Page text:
You may have noticed that the parabolas formed by multiplying the function of cotangent lines results in a downward facing parabola. The slopes being opposites, leading to the coefficient of the quadratic term to be negative.
Is there an upward facing parabola that is tangent to two given cotangent lines? The answer is yes. An example appears below:
Is there a relationship between the functions of these "cotangent parabolas," much like there was between the functions of cotangent lines? To answer this it would be helpful to expand the the function fg:
fg (x) = (2x + 4)(-2x -3)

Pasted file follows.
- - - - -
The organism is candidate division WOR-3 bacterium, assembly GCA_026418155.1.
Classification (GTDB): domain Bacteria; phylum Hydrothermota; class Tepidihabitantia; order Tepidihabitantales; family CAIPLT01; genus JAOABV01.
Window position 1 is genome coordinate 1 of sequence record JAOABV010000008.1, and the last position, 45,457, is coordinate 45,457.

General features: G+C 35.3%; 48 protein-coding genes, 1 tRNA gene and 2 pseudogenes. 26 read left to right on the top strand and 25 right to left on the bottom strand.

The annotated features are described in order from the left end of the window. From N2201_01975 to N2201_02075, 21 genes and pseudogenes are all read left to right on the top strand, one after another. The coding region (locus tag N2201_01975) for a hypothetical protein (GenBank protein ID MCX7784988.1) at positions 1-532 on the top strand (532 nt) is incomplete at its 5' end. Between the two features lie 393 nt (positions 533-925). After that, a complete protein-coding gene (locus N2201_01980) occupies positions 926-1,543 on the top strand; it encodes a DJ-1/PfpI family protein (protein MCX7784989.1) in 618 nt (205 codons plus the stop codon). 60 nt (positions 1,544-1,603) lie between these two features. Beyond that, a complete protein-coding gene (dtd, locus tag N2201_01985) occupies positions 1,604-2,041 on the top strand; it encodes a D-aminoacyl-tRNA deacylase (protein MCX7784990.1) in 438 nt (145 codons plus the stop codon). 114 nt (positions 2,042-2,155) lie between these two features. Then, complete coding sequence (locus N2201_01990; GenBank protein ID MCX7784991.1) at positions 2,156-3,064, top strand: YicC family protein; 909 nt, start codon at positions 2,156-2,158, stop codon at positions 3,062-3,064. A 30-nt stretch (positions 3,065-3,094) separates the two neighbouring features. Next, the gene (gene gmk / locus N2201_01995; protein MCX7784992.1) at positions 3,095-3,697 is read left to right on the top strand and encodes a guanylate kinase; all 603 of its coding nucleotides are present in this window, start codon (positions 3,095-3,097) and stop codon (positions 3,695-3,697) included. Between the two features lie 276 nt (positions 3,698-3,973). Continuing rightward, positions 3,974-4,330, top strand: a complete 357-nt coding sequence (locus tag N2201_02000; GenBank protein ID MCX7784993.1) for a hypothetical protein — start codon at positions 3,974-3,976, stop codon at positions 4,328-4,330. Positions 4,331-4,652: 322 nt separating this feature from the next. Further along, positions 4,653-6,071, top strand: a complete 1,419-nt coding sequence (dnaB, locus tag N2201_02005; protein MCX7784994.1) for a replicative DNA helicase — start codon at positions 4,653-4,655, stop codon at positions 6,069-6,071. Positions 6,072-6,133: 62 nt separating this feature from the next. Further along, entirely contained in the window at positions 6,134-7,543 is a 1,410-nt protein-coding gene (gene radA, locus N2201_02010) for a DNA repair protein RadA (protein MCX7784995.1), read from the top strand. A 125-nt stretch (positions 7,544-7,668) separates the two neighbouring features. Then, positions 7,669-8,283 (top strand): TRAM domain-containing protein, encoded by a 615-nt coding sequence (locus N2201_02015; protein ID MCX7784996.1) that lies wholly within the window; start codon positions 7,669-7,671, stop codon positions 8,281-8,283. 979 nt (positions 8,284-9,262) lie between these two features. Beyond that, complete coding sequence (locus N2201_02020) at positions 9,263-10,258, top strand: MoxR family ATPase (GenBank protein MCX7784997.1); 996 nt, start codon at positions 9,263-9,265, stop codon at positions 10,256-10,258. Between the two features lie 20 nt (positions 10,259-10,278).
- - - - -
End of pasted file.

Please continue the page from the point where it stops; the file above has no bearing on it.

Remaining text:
The second parabola's function is:
From observation, one might hypothesize that the coefficients of the quadratic and linear terms of one function are the opposite of their corresponding coefficients in the second function. Another hypothesis is that, like the y-intercepts of cotangent lines, the y-intercepts these parabolas sum to one.
Testing these hypotheses, a set of cotangent lines are chosen:
f(x) = 3x - 7
g(x) = -3x + 8
The quadratic function produced by their product is:
fg (x) = (3x - 7)(-3x + 8)
Using the hypotheses above, the prediction for the function of the cotantent parabola, h, is:
The graphs of f ,g, fg, and h are below.
The proof of these hypotheses is left to the viewer of this webpage. I would be interested in seeing it. Here is a link to my email.
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